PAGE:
We might go down to 1/2 a white bag if broccoli gaps,  but will go back up when carrots, beets and broccoli come back.  Upick crops are really where the CSA is shining right now!

We have a break in garlic flavors for a couple weeks , while we wait for the heads to size up in the field, and then harvest them later this month. We might ask for help again when that time comes, it’s been great to have a few extra hands that day the last couple years.

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What’s for U-Pick?


We Need U-Pick Containers!!! We’re very close to running out.  Wash out those strawberry quarts and bring them back for peas and beans!

Peas —  Are the main U-pick crop this week.  Heavy picking this week and weekend, and next week probably too, though that’s hard to predict.  Shelling peas are starting to plump up too, they’ll be open this week and peak next week or so.

Beans — Will start picking on Tuesday – we’re not sure what the limit will be yet.  Hopefully this panting produces generously — the second planting didn’t germinate at all, and the 4th planting was a little thin.

Wow what a strawberry season!!!

Short but stupendous.  Thank you to everyone who was able to come and pick heavily on that weekend and week after — they came and went so fast, many would have gone by without that picking.  Hopefully everyone got plenty, for eating and maybe freezing or canning too.  There are some out there this week, but the SWD fruit fly has wrecked many of them before they were even ripe enough to harvest.  This week they are open for final gleaning, which requires patience, and we will mow them at the end of the week.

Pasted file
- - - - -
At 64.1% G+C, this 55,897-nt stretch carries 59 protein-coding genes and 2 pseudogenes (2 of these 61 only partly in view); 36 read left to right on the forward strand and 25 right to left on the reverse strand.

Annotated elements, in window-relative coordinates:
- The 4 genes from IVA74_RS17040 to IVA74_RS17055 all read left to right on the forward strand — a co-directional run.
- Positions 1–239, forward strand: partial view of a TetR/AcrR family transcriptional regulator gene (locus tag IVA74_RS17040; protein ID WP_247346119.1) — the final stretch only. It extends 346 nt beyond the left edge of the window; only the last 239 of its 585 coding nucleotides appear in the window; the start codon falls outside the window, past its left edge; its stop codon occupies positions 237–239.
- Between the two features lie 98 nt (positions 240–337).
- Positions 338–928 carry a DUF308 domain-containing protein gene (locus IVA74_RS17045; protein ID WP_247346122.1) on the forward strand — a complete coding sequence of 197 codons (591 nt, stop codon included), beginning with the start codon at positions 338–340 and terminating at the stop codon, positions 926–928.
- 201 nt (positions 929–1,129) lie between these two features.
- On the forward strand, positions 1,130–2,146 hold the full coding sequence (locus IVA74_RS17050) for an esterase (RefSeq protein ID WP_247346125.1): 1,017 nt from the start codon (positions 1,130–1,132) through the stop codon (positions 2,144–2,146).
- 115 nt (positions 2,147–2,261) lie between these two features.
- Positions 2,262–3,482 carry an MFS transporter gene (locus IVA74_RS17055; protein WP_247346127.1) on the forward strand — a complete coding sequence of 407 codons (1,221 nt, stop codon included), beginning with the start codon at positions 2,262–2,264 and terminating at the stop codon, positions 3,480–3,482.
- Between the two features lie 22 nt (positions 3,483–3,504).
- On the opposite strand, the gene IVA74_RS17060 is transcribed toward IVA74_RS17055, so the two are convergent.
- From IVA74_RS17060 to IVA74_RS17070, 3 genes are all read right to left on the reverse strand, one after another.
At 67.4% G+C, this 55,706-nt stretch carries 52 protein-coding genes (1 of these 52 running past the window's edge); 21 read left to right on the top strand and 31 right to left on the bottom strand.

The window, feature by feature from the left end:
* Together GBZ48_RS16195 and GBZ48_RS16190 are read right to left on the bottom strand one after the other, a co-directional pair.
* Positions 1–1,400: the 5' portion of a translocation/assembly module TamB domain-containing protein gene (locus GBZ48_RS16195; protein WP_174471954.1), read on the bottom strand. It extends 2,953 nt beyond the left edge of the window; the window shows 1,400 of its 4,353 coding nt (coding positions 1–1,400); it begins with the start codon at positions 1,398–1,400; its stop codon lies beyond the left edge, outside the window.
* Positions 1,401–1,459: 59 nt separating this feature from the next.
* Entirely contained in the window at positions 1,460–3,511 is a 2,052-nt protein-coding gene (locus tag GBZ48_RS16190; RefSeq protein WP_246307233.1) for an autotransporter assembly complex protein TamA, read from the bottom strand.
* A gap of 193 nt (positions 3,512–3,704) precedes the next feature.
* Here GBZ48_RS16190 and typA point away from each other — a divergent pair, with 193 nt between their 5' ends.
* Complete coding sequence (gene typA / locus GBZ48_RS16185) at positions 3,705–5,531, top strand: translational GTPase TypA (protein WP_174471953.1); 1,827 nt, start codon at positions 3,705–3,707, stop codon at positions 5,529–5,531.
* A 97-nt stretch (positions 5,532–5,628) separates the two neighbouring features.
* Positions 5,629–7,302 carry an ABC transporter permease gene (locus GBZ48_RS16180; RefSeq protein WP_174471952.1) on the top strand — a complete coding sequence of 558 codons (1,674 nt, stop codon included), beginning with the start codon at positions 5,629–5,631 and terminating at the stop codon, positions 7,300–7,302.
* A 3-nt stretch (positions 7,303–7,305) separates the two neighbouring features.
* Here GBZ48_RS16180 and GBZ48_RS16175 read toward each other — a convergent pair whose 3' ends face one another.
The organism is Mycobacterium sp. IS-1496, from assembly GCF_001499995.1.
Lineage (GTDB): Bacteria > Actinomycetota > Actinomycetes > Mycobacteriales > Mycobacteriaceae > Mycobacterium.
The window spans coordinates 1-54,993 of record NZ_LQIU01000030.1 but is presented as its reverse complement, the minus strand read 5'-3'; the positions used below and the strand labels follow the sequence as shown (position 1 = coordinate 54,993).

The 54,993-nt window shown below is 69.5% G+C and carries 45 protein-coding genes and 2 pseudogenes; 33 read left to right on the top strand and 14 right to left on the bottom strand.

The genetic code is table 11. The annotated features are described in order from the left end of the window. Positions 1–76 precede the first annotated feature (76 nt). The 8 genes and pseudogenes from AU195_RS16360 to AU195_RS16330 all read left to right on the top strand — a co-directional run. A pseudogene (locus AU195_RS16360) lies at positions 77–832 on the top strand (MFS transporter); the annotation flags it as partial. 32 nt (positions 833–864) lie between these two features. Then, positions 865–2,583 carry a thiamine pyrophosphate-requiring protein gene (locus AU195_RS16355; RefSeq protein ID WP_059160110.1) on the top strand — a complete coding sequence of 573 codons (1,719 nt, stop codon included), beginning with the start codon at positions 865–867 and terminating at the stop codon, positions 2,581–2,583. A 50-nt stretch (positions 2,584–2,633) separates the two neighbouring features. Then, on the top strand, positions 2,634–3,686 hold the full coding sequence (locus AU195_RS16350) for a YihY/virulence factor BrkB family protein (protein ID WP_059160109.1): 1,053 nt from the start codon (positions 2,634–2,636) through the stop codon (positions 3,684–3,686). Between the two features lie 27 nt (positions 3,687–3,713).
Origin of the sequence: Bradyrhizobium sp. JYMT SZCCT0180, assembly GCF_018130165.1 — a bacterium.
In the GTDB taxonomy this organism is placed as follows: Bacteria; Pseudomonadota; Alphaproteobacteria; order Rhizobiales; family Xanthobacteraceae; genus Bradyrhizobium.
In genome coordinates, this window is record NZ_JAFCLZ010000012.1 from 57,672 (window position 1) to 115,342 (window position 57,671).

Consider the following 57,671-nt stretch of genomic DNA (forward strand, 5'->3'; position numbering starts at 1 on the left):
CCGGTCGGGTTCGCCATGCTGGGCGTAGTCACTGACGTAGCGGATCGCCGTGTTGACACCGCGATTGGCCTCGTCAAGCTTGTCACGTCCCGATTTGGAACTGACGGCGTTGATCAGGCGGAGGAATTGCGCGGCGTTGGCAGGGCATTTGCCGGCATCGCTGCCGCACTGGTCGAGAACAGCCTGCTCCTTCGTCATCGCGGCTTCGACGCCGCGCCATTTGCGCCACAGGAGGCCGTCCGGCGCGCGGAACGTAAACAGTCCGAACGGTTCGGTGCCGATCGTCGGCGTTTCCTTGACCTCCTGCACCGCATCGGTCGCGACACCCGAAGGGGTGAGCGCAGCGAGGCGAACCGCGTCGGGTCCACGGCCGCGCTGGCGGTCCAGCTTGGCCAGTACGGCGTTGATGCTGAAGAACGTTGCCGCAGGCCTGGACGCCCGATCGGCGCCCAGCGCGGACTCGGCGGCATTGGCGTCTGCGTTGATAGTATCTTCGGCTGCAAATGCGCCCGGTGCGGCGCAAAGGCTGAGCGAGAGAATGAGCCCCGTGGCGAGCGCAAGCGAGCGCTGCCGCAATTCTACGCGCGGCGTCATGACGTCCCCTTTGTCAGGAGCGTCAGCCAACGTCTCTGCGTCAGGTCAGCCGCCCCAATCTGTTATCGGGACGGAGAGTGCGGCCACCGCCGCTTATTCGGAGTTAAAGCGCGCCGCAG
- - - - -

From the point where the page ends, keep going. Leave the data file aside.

SWD is a sneaky fruit fly that lays its eggs in fruit just as it ripens so it causes the fruit to rot very quickly, and the tiny wiggling larvae can be seen in there enjoying their meal.  They are widespread but are not established in some neighborhoods — To keep them from spreading in your neighborhood, don’t compost rotting fruit , please put in a sealed bag and throw it away.

Thanks for understanding the tricky communications about limits and picking urgency.  Our goal is to try to get everyone equal amounts of strawberries throughout the berry season and to let as few berries go by out in the field as we can.  We think it worked out well this year, but if not just holler at us. 

Cilantro and dill will continue to be unlimited, and all other herbs will follow suit soon.  Check the board for limits for basil, parsley, thyme, oregano, and anise hyssop.

Mint and lemon balm.   The mint and lemon balm are absurdly weedy; we planted more in a new location this year, and they’ll be ready to pick next year.  For this year, you’ll just have to dig through the weeds to find them.  Sorry!

Flowers! — Will have a limit of 1 bouquet or 2 small bouquets.  It is beautiful out there!

Please always check the U-pick board when you’re here to see what’s available and picking amounts.

U-Pick Help:  If at any point in the season you are not physically able to  U-pick due to an injury or any other reason, please let us know.  If you’re interested in being on the volunteer list to pick for other people, please let us know too!

Please bring your own scissors for herbs and flowers.  Many shareholders just leave a pair in their car so they always have them.  If you happen to forget, we have a few “kid” scissors that we are happy to lend out.   

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Nuts and Bolts

Remember your reusable bags and also to sign in when you pick up your share. We have plastic bags for you to use and as usual will also have reusable bags for sale in the shareroom. The bags we sell are the same size as the plastic ones we supply for figuring amounts of veggies in your share. Feel free to ask one of us for details.